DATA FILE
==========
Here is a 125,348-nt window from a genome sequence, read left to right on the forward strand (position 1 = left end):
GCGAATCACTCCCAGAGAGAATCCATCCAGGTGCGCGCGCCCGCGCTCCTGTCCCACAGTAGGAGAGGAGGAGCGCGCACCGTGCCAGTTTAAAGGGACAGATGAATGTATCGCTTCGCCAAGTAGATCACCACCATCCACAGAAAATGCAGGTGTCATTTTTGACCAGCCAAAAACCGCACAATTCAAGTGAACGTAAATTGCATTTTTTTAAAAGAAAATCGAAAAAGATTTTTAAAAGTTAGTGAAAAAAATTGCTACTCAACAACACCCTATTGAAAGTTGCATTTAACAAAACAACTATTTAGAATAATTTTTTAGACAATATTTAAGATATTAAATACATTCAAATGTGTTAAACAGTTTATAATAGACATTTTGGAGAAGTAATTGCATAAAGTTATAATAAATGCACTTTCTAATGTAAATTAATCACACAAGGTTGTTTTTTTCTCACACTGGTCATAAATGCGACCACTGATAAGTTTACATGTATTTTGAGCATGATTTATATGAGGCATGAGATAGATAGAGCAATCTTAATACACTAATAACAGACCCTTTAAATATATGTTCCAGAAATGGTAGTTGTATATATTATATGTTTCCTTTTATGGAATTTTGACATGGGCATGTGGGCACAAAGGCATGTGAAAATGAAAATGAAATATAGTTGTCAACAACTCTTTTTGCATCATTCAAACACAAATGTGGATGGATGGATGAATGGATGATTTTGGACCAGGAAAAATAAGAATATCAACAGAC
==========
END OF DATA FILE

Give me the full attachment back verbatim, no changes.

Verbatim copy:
Here is a 125,348-nt window from a genome sequence, read left to right on the forward strand (position 1 = left end):
GCGAATCACTCCCAGAGAGAATCCATCCAGGTGCGCGCGCCCGCGCTCCTGTCCCACAGTAGGAGAGGAGGAGCGCGCACCGTGCCAGTTTAAAGGGACAGATGAATGTATCGCTTCGCCAAGTAGATCACCACCATCCACAGAAAATGCAGGTGTCATTTTTGACCAGCCAAAAACCGCACAATTCAAGTGAACGTAAATTGCATTTTTTTAAAAGAAAATCGAAAAAGATTTTTAAAAGTTAGTGAAAAAAATTGCTACTCAACAACACCCTATTGAAAGTTGCATTTAACAAAACAACTATTTAGAATAATTTTTTAGACAATATTTAAGATATTAAATACATTCAAATGTGTTAAACAGTTTATAATAGACATTTTGGAGAAGTAATTGCATAAAGTTATAATAAATGCACTTTCTAATGTAAATTAATCACACAAGGTTGTTTTTTTCTCACACTGGTCATAAATGCGACCACTGATAAGTTTACATGTATTTTGAGCATGATTTATATGAGGCATGAGATAGATAGAGCAATCTTAATACACTAATAACAGACCCTTTAAATATATGTTCCAGAAATGGTAGTTGTATATATTATATGTTTCCTTTTATGGAATTTTGACATGGGCATGTGGGCACAAAGGCATGTGAAAATGAAAATGAAATATAGTTGTCAACAACTCTTTTTGCATCATTCAAACACAAATGTGGATGGATGGATGAATGGATGATTTTGGACCAGGAAAAATAAGAATATCAACAGAC